It’s the weekend of the Leeds and Reading festivals and, with so much musical talent on show just twenty miles away who does the group plump to go see?
(Well, being honest, one self-confessed Little Boots fan hasn’t been seen for a few days so he may well be camped out in a muddy West Yorkshire field…)
The rest of us, however, look through the slim pickings of the What’s On listings for York and decide to forgo the overblown festival performances and take a chance on Simon Snaize at the Punchbowl. At least, that was the plan – regular readers may remember that any deviation from one of our norms usually ends in some sort of disaster. The full plan called for Roj to call in and check out the talent on show at another venue and to let the rest of us know by text if that was a better option. Things started to go wrong for me when, halfway between bus-stop and Punchbowl, I realised that I hadn’t picked my phone up and seemed to be taking a turn for the worse on arrival at the Punchbowl, slightly later than I anticipated to see that Dave Keegan was down as playing there and there wasn’t a Roj or Andy in site.
(Just to point out that I’m not saying Dave Keegan wouldn’t be worth seeing just that if you expecting one act and get another, it can thrown plans a little awry.)
So, thinking I may have missed the all important text, I bought myself a drink and settled down to see if the others turned up. It turned out that Simon and Dave were playing as a duet that night so, when the music started, I shuffled through into the performance area to at least catch the beginning of the act before deciding whether to move on. A few minutes later I was relieved to be joined by Roj, who confirmed that this was the best option and that he had texted Andy to let him know. So, where was Andy???
That question was answered a few minutes later when Roj received a phone call from Andy who was standing outside the Punchbowl, wondering where we were. For those of you unfamiliar with York’s various watering holes, it’s worth pointing out that there are two Punchbowls in the city centre, roughly at opposite ends. Andy joined us after a brisk walk through the evening air and arrived with a bit of a thirst. I love it when a plan comes together.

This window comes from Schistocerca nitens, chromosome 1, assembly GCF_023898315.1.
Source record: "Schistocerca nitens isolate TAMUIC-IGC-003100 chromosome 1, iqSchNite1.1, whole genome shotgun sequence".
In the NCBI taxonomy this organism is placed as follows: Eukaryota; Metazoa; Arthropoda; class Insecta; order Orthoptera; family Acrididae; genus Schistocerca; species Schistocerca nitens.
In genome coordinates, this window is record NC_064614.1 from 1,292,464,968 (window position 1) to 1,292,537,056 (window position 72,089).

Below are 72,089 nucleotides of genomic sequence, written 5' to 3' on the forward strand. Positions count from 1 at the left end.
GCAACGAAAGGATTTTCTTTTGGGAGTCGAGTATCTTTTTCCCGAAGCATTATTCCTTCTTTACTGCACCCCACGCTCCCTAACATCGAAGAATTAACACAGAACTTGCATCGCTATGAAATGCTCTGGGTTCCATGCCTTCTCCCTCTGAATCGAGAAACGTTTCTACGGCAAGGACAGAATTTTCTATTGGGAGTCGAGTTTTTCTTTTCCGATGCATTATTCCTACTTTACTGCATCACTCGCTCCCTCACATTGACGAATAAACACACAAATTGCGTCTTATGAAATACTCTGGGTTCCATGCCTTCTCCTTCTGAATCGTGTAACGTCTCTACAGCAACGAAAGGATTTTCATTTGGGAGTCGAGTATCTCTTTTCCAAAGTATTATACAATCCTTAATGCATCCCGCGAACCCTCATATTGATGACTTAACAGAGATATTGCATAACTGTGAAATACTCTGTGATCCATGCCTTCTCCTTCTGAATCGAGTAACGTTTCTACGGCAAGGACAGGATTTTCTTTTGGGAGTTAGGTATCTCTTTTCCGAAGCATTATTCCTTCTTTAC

So, what about the (other) entertainment? Simon and Dave are both past members of Hazzard County, a covers band we used to see regularly after gigs at Fibbers. Now, however, they play acoustic guitars and perform a mixture of similarly styled covers from their Hazzard days and their own songs. Tonight covers included Woody Guthrie’s California Stars (a Hazzard favourite) and songs by various New Zealand singer songwriters (apologies for being so vague but I also forgot to pick up pen and paper…). At least some of the original songs will, presumably, be on their forthcoming album. There was also a song based on a poem be Henry Longfellow but I can’t remember whether it was a cover or an original.
They play together superbly and harmonise their vocals beautifully and tonight’s set was totally live, with no electronic aid. At one point Roj and I found ourselves wondering where the violin track was coming from before realising that Dave’s guitar had some sort of built-in effects doohickey. Whatever it was it sounded great and had us fooled for a few minutes.
During a break in their set we were treated to three songs by one of the audience (obviously it was planned – not just some bloke who got up and decided to sing). If his name was ever thrown, I’m afraid I didn’t catch it. He explained that the first song was inspired by the Fleet Foxes and, it has to be said, it did sound a bit similar. But then, so did the other two. He was OK, but needed a bit more volume in my opinion.
Quite early in the evening, I overheard one audience member saying something along the lines of, “forget the crap that’s on X-Factor, this is real talent.” I can’t help but agree. Overall, this was a pleasantly entertaining, if slightly less than musically memorable, evening.